things to do in panama?
what can a group of 21 years olds do in panama city?
- SeryanLv 510 years agoFavorite Answer
Things to do in Panama
Go back to the future with a stroll through the cobblestone alleys of
Casco Viejo, a colonial-era neighborhood frequented by snow-cone vendors.
Abandoned by the city's elite in the 1950's, the area became a squatters'
slum. In recent years, however, artists, professionals and snowbirds have
turned skid row into real estate gold. Among the prominent residents is
Rubén Blades, the musician and actor who is now the country's minister
of tourism. Take a taxi to the Plaza de Francia, at the peninsula's tip.
From there, you can walk to the Golden Altar at the San Jose Church
(Avenida A and Calle 8a Este), one of the few treasures that wasn't
ransacked by Henry Morgan, the pirate captain, in 1671; the heron-
infested presidential palace (Avenida 4 and Calle Eloj); and the slick
if encyclopedic Interoceanic Canal Museum (Plaza de la Independencia,
After wilting in the tropical heat, grab a cold Atlas beer at La Casona
de las Brujas (Plaza Herrera), one of the trendy lounges and cafes that
have sprung up in Casco Viejo. This one has a raw gallery upfront
(photographs of local artisans were recently on display), and a concrete
garden out back, lending it a transitional East Berlin flavor that goes
well with the artsy crowd. Guitar bands take over a makeshift stage
at night, playing a brash mix of "rock de Panamá."
For Panamanian cooking (similar to Cuban with a lot of seafood), try
Tinajas Restaurant (22 Calle 51, 507-263-7890) in El Cangrejo, the
central banking district. National staples like corbina ceviche,
jumbo shrimps in coconut sauce and ropa vieja, spicy
shredded beef over rice, are served accompanied by live folkloric
dancing in a homey atmosphere. The costumed dance begins at 9 p.m.
on Tuesdays, Thursdays, Fridays and Saturdays.
Like South Beach in Miami, Panama City has its share of velvet ropes,
although the lower model quotient provides for less attitude. Many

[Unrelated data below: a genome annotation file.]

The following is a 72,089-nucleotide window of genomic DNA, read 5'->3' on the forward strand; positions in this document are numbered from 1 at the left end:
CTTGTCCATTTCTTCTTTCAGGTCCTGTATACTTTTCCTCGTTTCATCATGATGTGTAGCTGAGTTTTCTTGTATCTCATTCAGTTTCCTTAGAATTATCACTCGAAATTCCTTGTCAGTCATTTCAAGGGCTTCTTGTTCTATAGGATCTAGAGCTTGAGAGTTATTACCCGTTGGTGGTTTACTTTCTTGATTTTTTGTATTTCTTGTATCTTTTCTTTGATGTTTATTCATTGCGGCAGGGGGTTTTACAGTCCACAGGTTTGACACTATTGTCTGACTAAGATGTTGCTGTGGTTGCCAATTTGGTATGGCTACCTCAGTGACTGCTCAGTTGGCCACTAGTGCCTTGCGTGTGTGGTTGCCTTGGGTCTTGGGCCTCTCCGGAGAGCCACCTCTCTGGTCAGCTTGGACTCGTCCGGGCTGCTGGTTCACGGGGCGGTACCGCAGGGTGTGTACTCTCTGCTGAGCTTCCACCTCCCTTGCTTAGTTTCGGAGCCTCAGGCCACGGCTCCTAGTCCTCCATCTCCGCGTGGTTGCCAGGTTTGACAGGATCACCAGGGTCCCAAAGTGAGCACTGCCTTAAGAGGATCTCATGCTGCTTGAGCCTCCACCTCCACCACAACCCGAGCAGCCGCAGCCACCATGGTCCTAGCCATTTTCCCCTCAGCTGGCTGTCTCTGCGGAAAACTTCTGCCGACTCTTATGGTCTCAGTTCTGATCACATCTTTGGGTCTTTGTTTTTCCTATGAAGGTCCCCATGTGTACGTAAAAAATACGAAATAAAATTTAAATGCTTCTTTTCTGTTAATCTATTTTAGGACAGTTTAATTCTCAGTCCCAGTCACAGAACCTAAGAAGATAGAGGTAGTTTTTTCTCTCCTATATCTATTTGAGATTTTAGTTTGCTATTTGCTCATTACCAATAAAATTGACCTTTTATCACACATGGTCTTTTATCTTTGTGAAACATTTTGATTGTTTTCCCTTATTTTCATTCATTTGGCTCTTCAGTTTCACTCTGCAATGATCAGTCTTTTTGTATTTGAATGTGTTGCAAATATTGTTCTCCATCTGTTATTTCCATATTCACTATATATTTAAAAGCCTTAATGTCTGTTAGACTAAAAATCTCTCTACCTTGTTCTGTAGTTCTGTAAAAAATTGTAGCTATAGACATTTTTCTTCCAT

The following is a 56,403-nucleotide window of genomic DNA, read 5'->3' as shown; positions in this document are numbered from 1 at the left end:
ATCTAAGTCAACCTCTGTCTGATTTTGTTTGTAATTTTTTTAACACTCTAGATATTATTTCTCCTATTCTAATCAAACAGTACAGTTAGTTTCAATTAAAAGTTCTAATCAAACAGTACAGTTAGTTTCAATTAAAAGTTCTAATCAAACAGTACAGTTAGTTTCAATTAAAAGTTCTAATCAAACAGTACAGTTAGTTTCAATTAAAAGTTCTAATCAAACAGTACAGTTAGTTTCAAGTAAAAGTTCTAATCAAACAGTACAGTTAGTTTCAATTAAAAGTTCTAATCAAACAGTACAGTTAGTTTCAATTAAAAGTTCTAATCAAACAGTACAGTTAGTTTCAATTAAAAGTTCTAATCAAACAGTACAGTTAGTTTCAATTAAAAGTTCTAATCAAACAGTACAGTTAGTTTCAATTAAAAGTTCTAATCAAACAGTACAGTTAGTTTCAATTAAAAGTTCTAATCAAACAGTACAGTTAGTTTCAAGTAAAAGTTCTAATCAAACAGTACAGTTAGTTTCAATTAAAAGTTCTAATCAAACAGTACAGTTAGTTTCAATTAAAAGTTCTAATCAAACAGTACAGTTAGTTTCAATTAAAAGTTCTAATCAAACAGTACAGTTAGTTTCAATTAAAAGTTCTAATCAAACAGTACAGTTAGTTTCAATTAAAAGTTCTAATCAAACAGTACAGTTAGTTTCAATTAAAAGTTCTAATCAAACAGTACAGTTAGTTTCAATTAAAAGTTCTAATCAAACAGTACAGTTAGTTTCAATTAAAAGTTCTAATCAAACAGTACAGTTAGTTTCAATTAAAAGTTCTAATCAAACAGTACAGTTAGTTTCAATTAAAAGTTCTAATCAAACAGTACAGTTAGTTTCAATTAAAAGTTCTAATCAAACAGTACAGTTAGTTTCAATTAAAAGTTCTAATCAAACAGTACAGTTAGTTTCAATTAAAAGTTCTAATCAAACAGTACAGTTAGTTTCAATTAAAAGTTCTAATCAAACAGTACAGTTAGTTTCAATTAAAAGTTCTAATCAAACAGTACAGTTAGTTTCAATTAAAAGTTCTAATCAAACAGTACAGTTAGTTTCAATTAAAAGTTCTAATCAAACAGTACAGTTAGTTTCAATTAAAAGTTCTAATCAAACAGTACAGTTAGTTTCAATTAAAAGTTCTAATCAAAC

doors don't open until 11 p.m., so for a pre-club cocktail drop by the
Martini Bar at the Radisson Decapolis Hotel (Avenida Balboa,
507-215-5000) and watch the city's peacocks preen on bright
orange sofas. After a martini or two, many head to
nearby Calle Uruguay, where there are no fewer than a dozen hot
spots catering to straights, gays, punks and fashionistas. At Moods
(Calle 48 and Calle Uruguay, 507-263-4923), the stiletto-heeled and
open-collared party goers grind their hips to Panamanian reggae until dawn.
Suppress your urge for an Egg McMuffin and nurse your hangover at
El Trapiche (Vía Argentina, 507-269-4353), a busy diner in El Cangrejo,
for a hearty breakfast of carimañola, a savory roll made of mashed yucca
and stuffed with ground beef and boiled eggs, and a side of corn tortillas,
which look more like silver-dollar pancakes than taco shells. The bill should
come to under $8, even with a second café con leche.
No trip to Panama City is complete without a visit to the Panama Canal.
Instead of standing around in your fanny pack, have lunch at the Miraflores
Locks, the southernmost of three sets of water elevators that fill and
drain as ships wend their way between the Pacific and Atlantic Oceans
by way of the Caribbean Sea. Just five miles from the city's center,
the Miraflores Visitor Center (507-276-8427) is home to a multilevel
exhibition and a third-floor restaurant (507-232-3120; shown top left)
where you almost touch the passing vessels while you refuel. To ensure a
choice table, call the restaurant for reservations.
you can also call the center for the day's scheduled crossings.
To complete your self-guided tour, go halfway up the 50-mile-long canal
to the Gamboa Rainforest Resort (507-314-9000), a 340-acre nature
reserve complete with an aerial tram that slices through the Soberanía
National Park, a Tarzan-like jungle that is home to 500-plus (really)
species of birds. An observation tower offers another bird's-eye view.
Situated 30 minutes from the city center, the resort is as idyllic and
unspoiled as downtown Panama City is hurried and urban.
As the day wanes, there's no better place to rejuvenate than the mile-long
Amador Causeway, which juts out between the canal and Panama Bay.
Made from rocks excavated from the channel, the three connecting islands
form an esplanade of parks, cafes, oceanfront condos and a new cruise ship
terminal. By day, bicyclists ride and joggers stride along the narrow roadway,
soaking in the dazzling views of the city's crescent-shaped waterfront - a
veritable timeline that spans from 17th-century steeples and fishing nooks
to modern office towers and airy penthouses. By night, the distant skyline
comes alive like twinkling stars.
For a memorable meal, take a cab to Eurasia (Calle 48, 507-264-7859)
in the busy central district of Bella Vista. Reflecting the city's immigrant
stew, this Chinese-owSource(s): I live here.There's a lot to do in Panama
- ElizabethLv 44 years ago
Yes, the Panama Canal is definitely one of the things that that country is known for. Panama City is world famous as a banking center. Many banks and their branches can be found there, and some are from other countries. Panama City also happens to be the oldest city on the west coast of Central or North America.
- TerryLv 510 years ago